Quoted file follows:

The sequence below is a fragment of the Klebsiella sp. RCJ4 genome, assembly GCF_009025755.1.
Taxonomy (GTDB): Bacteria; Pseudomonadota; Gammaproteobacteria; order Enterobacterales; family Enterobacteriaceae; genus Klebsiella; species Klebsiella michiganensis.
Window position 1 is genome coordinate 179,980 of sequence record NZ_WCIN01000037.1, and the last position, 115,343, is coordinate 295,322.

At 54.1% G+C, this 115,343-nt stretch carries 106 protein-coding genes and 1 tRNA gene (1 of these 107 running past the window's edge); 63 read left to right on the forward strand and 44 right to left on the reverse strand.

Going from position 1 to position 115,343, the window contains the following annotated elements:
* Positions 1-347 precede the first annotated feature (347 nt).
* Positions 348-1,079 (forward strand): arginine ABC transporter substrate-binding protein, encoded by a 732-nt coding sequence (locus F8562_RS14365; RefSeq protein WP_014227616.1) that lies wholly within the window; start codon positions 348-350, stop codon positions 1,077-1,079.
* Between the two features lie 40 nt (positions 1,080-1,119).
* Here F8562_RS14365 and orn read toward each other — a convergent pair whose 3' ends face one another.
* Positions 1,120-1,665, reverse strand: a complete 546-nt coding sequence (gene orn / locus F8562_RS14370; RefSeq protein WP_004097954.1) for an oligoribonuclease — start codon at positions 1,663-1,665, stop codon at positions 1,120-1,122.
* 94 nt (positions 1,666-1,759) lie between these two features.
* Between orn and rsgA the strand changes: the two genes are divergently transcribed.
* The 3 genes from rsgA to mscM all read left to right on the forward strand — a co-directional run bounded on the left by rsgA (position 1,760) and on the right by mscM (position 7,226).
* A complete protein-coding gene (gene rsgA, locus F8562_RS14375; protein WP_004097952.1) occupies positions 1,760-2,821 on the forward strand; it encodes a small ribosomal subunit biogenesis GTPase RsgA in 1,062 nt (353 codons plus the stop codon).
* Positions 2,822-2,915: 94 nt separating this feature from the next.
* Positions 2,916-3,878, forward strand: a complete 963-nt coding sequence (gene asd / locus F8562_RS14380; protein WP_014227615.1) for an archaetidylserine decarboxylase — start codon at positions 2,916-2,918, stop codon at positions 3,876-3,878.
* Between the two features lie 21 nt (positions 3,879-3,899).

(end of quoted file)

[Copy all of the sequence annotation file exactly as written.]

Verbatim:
The sequence below is a fragment of the Klebsiella sp. RCJ4 genome, assembly GCF_009025755.1.
Taxonomy (GTDB): Bacteria; Pseudomonadota; Gammaproteobacteria; order Enterobacterales; family Enterobacteriaceae; genus Klebsiella; species Klebsiella michiganensis.
Window position 1 is genome coordinate 179,980 of sequence record NZ_WCIN01000037.1, and the last position, 115,343, is coordinate 295,322.

At 54.1% G+C, this 115,343-nt stretch carries 106 protein-coding genes and 1 tRNA gene (1 of these 107 running past the window's edge); 63 read left to right on the forward strand and 44 right to left on the reverse strand.

Going from position 1 to position 115,343, the window contains the following annotated elements:
* Positions 1-347 precede the first annotated feature (347 nt).
* Positions 348-1,079 (forward strand): arginine ABC transporter substrate-binding protein, encoded by a 732-nt coding sequence (locus F8562_RS14365; RefSeq protein WP_014227616.1) that lies wholly within the window; start codon positions 348-350, stop codon positions 1,077-1,079.
* Between the two features lie 40 nt (positions 1,080-1,119).
* Here F8562_RS14365 and orn read toward each other — a convergent pair whose 3' ends face one another.
* Positions 1,120-1,665, reverse strand: a complete 546-nt coding sequence (gene orn / locus F8562_RS14370; RefSeq protein WP_004097954.1) for an oligoribonuclease — start codon at positions 1,663-1,665, stop codon at positions 1,120-1,122.
* 94 nt (positions 1,666-1,759) lie between these two features.
* Between orn and rsgA the strand changes: the two genes are divergently transcribed.
* The 3 genes from rsgA to mscM all read left to right on the forward strand — a co-directional run bounded on the left by rsgA (position 1,760) and on the right by mscM (position 7,226).
* A complete protein-coding gene (gene rsgA, locus F8562_RS14375; protein WP_004097952.1) occupies positions 1,760-2,821 on the forward strand; it encodes a small ribosomal subunit biogenesis GTPase RsgA in 1,062 nt (353 codons plus the stop codon).
* Positions 2,822-2,915: 94 nt separating this feature from the next.
* Positions 2,916-3,878, forward strand: a complete 963-nt coding sequence (gene asd / locus F8562_RS14380; protein WP_014227615.1) for an archaetidylserine decarboxylase — start codon at positions 2,916-2,918, stop codon at positions 3,876-3,878.
* Between the two features lie 21 nt (positions 3,879-3,899).